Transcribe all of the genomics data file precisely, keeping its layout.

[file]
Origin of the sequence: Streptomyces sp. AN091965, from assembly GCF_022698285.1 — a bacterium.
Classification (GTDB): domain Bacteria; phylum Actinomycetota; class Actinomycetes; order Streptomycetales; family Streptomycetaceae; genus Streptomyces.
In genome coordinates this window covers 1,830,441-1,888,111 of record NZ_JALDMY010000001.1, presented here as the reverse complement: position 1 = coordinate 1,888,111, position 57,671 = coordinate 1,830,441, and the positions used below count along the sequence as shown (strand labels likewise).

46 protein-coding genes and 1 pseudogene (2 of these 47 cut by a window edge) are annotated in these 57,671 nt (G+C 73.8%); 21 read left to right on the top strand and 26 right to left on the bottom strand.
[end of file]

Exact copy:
Origin of the sequence: Streptomyces sp. AN091965, from assembly GCF_022698285.1 — a bacterium.
Classification (GTDB): domain Bacteria; phylum Actinomycetota; class Actinomycetes; order Streptomycetales; family Streptomycetaceae; genus Streptomyces.
In genome coordinates this window covers 1,830,441-1,888,111 of record NZ_JALDMY010000001.1, presented here as the reverse complement: position 1 = coordinate 1,888,111, position 57,671 = coordinate 1,830,441, and the positions used below count along the sequence as shown (strand labels likewise).

46 protein-coding genes and 1 pseudogene (2 of these 47 cut by a window edge) are annotated in these 57,671 nt (G+C 73.8%); 21 read left to right on the top strand and 26 right to left on the bottom strand.